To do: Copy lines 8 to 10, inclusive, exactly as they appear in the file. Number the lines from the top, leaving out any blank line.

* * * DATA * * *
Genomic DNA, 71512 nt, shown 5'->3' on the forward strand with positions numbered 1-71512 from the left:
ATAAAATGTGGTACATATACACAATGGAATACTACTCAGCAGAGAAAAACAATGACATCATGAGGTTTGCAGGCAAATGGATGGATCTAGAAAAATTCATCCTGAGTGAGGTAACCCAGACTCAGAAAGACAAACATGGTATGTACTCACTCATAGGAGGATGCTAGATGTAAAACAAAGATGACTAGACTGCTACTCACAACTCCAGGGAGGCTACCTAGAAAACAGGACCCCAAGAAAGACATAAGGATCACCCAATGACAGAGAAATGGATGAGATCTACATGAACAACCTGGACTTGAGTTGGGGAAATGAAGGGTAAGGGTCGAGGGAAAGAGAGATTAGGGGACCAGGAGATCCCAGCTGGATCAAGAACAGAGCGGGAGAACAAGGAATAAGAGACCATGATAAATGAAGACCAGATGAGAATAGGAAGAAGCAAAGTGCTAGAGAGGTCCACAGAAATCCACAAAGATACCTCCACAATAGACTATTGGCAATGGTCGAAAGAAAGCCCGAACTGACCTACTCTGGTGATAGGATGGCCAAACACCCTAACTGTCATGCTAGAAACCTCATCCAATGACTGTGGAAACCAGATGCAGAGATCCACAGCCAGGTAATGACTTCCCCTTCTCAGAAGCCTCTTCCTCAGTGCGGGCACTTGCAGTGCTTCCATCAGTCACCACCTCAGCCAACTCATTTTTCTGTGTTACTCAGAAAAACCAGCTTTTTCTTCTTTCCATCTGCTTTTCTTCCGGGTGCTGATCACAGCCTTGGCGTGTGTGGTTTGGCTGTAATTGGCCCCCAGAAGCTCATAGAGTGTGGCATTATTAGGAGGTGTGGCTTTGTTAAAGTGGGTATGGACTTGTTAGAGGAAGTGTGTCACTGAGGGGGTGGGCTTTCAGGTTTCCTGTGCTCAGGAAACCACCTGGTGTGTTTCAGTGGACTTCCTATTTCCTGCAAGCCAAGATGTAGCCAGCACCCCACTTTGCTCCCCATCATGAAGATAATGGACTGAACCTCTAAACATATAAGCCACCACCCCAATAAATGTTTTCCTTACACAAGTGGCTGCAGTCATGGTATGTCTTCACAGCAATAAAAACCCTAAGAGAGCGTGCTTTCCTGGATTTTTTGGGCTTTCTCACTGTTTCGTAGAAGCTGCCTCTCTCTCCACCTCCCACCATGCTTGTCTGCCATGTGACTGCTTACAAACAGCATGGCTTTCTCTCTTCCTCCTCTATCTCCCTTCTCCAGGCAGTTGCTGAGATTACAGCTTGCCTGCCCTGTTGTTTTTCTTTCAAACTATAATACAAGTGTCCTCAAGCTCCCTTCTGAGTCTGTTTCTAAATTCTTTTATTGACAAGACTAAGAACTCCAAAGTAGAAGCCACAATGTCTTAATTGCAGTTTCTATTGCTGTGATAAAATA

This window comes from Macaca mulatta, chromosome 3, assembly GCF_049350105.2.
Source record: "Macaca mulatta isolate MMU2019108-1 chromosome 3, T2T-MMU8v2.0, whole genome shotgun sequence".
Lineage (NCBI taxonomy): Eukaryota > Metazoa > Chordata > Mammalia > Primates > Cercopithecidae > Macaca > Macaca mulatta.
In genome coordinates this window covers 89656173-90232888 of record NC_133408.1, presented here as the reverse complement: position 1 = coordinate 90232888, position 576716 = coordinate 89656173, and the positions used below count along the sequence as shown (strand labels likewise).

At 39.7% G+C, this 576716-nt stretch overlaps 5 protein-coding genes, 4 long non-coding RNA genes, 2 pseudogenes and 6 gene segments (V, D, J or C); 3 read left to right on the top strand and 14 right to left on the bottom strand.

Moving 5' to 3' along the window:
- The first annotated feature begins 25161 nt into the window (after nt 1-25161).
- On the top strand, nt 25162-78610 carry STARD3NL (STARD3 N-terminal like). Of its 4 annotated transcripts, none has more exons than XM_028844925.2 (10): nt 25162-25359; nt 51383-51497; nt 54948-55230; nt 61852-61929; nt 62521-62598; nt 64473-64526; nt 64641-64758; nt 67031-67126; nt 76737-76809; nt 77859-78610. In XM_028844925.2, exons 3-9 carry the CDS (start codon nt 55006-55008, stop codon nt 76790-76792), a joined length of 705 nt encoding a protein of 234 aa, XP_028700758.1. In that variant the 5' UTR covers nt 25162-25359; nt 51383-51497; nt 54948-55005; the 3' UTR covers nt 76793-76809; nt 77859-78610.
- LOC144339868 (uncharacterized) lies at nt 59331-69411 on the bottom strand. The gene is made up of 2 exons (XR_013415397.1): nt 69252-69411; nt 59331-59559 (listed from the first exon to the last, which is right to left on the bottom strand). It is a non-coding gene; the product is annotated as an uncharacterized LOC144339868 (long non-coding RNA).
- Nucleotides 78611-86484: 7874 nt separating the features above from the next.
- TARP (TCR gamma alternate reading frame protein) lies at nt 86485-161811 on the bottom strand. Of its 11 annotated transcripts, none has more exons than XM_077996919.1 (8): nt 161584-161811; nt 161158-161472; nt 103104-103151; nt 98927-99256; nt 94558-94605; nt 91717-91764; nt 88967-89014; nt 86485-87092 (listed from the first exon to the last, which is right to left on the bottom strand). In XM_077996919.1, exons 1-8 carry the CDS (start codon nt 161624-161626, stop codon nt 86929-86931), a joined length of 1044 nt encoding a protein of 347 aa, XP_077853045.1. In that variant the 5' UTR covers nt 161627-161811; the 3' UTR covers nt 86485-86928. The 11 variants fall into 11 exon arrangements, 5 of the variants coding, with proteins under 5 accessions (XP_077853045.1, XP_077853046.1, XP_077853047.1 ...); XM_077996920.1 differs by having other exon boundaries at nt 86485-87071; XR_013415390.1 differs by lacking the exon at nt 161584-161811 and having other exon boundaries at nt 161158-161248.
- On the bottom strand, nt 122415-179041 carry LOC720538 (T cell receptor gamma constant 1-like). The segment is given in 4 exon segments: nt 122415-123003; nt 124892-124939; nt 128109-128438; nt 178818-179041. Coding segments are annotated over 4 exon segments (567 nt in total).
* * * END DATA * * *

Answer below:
Moving 5' to 3' along the window:
- The first annotated feature begins 25161 nt into the window (after nt 1-25161).
- On the top strand, nt 25162-78610 carry STARD3NL (STARD3 N-terminal like). Of its 4 annotated transcripts, none has more exons than XM_028844925.2 (10): nt 25162-25359; nt 51383-51497; nt 54948-55230; nt 61852-61929; nt 62521-62598; nt 64473-64526; nt 64641-64758; nt 67031-67126; nt 76737-76809; nt 77859-78610. In XM_028844925.2, exons 3-9 carry the CDS (start codon nt 55006-55008, stop codon nt 76790-76792), a joined length of 705 nt encoding a protein of 234 aa, XP_028700758.1. In that variant the 5' UTR covers nt 25162-25359; nt 51383-51497; nt 54948-55005; the 3' UTR covers nt 76793-76809; nt 77859-78610.